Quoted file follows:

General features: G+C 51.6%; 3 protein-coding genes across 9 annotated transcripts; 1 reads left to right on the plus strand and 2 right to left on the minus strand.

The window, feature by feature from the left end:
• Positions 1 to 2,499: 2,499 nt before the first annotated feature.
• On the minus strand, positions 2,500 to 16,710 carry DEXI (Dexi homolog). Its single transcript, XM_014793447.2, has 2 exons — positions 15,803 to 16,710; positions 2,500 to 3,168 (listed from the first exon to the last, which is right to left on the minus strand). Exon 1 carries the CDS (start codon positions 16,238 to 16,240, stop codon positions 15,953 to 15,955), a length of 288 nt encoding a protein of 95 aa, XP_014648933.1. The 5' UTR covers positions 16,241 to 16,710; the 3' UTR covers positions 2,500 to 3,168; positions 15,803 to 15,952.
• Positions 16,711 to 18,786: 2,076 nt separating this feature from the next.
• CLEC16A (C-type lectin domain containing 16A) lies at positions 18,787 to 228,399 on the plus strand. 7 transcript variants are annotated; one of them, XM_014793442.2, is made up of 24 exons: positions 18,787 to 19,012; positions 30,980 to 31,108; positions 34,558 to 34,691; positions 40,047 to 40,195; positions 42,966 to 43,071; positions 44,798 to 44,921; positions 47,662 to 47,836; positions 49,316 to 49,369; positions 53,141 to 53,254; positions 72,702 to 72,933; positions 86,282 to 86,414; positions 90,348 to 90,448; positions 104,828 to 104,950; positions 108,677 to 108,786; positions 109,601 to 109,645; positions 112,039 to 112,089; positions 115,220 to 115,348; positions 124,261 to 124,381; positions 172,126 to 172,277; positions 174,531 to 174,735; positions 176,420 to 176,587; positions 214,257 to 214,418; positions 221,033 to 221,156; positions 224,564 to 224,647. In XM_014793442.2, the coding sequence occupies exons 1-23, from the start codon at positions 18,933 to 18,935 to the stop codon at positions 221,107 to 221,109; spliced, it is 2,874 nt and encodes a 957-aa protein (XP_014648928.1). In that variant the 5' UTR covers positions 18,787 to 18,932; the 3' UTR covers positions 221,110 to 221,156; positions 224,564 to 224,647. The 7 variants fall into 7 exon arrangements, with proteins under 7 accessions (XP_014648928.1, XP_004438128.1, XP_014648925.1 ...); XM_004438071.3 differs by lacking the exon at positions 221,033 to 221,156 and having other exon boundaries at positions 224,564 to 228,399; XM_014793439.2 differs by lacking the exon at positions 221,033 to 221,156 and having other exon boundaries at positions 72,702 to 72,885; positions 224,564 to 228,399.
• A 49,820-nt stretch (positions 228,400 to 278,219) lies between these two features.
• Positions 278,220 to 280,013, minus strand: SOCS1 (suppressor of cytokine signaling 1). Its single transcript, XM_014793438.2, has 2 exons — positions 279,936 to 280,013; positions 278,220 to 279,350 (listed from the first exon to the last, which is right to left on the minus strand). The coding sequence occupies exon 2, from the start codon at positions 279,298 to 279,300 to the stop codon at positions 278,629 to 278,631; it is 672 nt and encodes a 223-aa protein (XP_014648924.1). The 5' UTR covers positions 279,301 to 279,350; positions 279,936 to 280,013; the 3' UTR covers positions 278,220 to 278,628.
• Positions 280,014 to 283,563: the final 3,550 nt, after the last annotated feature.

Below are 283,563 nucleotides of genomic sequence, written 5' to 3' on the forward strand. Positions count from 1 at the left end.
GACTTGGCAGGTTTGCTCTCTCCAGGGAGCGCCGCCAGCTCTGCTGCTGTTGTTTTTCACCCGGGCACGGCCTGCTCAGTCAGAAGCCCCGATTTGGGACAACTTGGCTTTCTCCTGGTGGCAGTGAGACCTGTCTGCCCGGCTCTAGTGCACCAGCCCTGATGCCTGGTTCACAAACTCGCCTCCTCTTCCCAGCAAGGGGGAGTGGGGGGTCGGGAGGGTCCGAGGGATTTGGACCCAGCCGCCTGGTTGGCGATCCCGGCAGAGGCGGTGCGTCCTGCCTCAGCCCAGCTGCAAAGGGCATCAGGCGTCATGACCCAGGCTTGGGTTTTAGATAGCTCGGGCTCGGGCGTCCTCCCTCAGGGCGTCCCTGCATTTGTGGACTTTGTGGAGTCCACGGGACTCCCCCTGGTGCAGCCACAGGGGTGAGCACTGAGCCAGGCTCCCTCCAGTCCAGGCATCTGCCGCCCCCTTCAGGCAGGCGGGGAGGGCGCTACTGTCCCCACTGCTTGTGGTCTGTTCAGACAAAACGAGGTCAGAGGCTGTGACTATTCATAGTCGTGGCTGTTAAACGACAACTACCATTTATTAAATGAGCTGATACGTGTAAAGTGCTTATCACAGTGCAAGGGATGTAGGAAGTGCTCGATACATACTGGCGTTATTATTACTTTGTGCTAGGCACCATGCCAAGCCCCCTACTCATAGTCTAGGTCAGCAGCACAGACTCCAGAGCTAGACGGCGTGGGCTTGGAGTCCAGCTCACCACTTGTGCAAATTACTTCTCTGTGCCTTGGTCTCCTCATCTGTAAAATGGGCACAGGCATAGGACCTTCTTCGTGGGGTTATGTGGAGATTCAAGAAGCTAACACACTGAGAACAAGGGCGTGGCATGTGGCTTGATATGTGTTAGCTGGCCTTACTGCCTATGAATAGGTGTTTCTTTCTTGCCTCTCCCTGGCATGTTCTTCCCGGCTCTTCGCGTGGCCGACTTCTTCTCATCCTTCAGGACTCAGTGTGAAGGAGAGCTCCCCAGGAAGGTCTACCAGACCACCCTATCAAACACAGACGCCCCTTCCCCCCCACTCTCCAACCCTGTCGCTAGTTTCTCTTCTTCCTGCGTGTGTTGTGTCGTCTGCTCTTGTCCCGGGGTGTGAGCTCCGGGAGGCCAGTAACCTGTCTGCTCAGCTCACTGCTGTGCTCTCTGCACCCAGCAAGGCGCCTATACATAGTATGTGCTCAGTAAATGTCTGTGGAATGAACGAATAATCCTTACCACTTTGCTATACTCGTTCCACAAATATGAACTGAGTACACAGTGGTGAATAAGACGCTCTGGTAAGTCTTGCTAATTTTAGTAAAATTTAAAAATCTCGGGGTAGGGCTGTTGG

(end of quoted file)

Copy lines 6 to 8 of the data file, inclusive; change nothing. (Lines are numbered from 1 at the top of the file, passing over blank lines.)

• CLEC16A (C-type lectin domain containing 16A) lies at positions 18,787 to 228,399 on the plus strand. 7 transcript variants are annotated; one of them, XM_014793442.2, is made up of 24 exons: positions 18,787 to 19,012; positions 30,980 to 31,108; positions 34,558 to 34,691; positions 40,047 to 40,195; positions 42,966 to 43,071; positions 44,798 to 44,921; positions 47,662 to 47,836; positions 49,316 to 49,369; positions 53,141 to 53,254; positions 72,702 to 72,933; positions 86,282 to 86,414; positions 90,348 to 90,448; positions 104,828 to 104,950; positions 108,677 to 108,786; positions 109,601 to 109,645; positions 112,039 to 112,089; positions 115,220 to 115,348; positions 124,261 to 124,381; positions 172,126 to 172,277; positions 174,531 to 174,735; positions 176,420 to 176,587; positions 214,257 to 214,418; positions 221,033 to 221,156; positions 224,564 to 224,647. In XM_014793442.2, the coding sequence occupies exons 1-23, from the start codon at positions 18,933 to 18,935 to the stop codon at positions 221,107 to 221,109; spliced, it is 2,874 nt and encodes a 957-aa protein (XP_014648928.1). In that variant the 5' UTR covers positions 18,787 to 18,932; the 3' UTR covers positions 221,110 to 221,156; positions 224,564 to 224,647. The 7 variants fall into 7 exon arrangements, with proteins under 7 accessions (XP_014648928.1, XP_004438128.1, XP_014648925.1 ...); XM_004438071.3 differs by lacking the exon at positions 221,033 to 221,156 and having other exon boundaries at positions 224,564 to 228,399; XM_014793439.2 differs by lacking the exon at positions 221,033 to 221,156 and having other exon boundaries at positions 72,702 to 72,885; positions 224,564 to 228,399.
• A 49,820-nt stretch (positions 228,400 to 278,219) lies between these two features.
• Positions 278,220 to 280,013, minus strand: SOCS1 (suppressor of cytokine signaling 1). Its single transcript, XM_014793438.2, has 2 exons — positions 279,936 to 280,013; positions 278,220 to 279,350 (listed from the first exon to the last, which is right to left on the minus strand). The coding sequence occupies exon 2, from the start codon at positions 279,298 to 279,300 to the stop codon at positions 278,629 to 278,631; it is 672 nt and encodes a 223-aa protein (XP_014648924.1). The 5' UTR covers positions 279,301 to 279,350; positions 279,936 to 280,013; the 3' UTR covers positions 278,220 to 278,628.